The sun sets on California gold miners

With the huge rise in the price of gold, mining was poised to become a significant contributor to an economy desperate for help when the two year ban on suction dredge mining ended later this year. Now most miners expect this type of mining by individuals is over for good. But make no mistake, plans to mine the rivers are underway and have been for some time.

Sunset over the river, by Albert Bierstadt

According to the web site of the Sierra Fund, an environmental organization heavily involved in cleaning California’s rivers, in 1853 alone 93 tons or 2.7 million troy ounces of gold were mined, at today’s gold prices that comes to over four billion dollars. While that amount of gold is not likely to be found in California again anytime soon there is still a tremendous amount of gold in the rivers that Sierra Fund plans to clean of mercury pollution, and which they can do only by use of a suction dredge, the same equipment banned for use by gold miners. The Sierra Fund says it has engaged regional indigenous tribes; health clinics; consultants; watershed and conservation groups; and local, state, and federal government land management technical staff and regulators, and worked with scientists, professors, and doctors to provide it’s Initiative with an underpinning of science and clinical observation. Gold miners, the very people with hands on knowledge of the rivers and their problems, were noticeably not mentioned in the report as having been consulted.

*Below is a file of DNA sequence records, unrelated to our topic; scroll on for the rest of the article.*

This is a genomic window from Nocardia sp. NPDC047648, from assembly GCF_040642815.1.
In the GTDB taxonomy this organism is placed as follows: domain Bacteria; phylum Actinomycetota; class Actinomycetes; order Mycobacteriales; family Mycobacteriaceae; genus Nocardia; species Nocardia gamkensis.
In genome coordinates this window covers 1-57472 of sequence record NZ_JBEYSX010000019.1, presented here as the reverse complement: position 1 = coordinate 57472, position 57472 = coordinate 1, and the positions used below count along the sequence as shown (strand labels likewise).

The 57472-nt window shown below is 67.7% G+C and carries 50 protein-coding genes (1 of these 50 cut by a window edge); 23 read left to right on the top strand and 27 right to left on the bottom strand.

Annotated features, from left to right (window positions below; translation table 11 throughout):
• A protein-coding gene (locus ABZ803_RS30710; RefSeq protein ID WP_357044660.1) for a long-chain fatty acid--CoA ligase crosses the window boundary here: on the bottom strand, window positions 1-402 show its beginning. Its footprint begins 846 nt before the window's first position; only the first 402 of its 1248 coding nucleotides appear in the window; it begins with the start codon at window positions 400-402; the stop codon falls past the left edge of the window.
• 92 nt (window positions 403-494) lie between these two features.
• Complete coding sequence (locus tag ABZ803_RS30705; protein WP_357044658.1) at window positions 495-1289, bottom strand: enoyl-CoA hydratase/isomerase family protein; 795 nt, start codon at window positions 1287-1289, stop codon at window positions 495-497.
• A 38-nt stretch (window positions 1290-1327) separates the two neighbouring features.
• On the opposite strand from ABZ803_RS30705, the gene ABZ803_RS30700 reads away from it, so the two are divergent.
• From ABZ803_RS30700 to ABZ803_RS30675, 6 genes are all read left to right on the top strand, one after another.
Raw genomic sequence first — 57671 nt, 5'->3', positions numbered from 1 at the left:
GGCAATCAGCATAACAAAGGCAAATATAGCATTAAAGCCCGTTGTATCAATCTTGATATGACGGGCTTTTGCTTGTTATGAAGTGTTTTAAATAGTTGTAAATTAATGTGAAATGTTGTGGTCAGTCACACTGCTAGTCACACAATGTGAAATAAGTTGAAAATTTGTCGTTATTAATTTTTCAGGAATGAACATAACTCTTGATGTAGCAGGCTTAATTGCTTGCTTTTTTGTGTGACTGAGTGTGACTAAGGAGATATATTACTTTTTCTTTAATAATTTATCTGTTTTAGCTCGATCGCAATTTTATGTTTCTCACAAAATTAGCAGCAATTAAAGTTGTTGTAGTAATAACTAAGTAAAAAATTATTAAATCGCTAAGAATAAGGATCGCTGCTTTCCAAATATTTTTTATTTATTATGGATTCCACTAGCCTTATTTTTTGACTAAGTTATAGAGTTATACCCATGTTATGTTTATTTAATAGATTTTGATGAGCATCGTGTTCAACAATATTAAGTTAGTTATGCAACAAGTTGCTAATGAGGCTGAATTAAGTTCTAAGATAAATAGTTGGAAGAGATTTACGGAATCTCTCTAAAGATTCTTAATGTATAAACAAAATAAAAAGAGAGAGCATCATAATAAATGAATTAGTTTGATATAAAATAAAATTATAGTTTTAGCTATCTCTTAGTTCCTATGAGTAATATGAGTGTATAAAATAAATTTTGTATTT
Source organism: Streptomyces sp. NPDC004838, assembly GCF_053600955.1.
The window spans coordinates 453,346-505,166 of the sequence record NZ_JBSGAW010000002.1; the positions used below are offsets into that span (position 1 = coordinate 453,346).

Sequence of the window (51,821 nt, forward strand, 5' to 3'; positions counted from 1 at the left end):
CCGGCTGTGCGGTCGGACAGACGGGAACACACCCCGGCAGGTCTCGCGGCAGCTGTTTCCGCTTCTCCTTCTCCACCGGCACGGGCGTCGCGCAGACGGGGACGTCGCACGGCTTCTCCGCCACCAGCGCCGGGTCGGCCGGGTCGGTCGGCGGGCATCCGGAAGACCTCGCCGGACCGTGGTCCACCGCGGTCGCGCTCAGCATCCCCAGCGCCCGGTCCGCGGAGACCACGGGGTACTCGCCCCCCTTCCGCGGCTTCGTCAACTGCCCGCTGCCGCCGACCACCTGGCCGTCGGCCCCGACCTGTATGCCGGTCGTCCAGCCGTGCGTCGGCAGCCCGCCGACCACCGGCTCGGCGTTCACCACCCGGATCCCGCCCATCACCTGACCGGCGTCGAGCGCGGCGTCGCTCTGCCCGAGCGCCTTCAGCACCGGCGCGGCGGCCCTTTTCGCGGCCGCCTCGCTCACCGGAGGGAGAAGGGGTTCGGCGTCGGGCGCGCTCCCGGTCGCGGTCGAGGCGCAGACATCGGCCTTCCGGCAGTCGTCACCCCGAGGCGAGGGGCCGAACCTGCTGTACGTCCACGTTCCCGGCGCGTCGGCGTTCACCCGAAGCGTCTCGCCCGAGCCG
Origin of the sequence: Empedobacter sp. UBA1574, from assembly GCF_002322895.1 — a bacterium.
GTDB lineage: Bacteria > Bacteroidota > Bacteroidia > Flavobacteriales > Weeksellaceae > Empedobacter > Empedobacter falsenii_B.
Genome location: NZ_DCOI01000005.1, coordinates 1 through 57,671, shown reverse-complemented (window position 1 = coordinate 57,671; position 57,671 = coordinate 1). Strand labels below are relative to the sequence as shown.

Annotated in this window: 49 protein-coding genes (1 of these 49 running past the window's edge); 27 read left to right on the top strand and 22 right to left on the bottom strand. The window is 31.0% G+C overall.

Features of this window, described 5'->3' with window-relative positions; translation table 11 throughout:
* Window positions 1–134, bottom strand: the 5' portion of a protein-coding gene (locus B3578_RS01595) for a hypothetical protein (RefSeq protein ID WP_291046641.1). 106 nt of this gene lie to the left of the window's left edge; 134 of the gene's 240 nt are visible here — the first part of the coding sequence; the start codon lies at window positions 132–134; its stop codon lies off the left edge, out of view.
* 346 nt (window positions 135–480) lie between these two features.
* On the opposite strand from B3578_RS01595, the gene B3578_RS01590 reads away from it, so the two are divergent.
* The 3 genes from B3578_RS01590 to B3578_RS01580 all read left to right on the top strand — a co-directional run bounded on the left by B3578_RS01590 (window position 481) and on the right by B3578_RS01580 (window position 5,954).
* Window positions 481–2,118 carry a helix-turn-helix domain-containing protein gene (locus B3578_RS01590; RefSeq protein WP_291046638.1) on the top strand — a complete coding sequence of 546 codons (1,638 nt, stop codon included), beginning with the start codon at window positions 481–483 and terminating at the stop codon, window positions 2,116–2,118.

Gold rush justice

To effectively eliminate mercury the rivers will have to be scoured from high in the mountains to as close as possible to San Francisco Bay. While the Sierra Fund’s plans include using contributions from generous donors as well as your tax dollars to finance this clean up they do not spell out what they intend to do with the millions of dollars in gold they recover. And a huge amount of gold will be recovered. Perhaps the Sierra Fund intends on tossing that gold back into the rivers, much like a conscientious fisherman, so that the rightful owners can recover it later from a beautiful, clean, healthy stream. But that seems doubtful.

Near the end of their report the Sierra Funds states that ‘The Gold Rush was a huge giveaway of public or indigenous resources to private profiteers, a mass production of long term poverty disguised as a carnival of riches . . .a form of enterprise . . .in which nature and the public domain could be squandered for private gain, in which the many were impoverished so that a few could be enriched.’ They go on to add, ‘The nation owes the gold fields of California, the people displaced from them, and the people who live on the pollution left behind its support in cleaning up gold mining’s toxic legacy.’ Do they then plan on taking the gold in California’s rivers away from the legal, and rightful owners, the claim holders and property owners, and then redistribute it to people of their choosing, people they alone have deemed worthy? And do they plan on doing this without the consent of the voters of California? It sure sounds that way.

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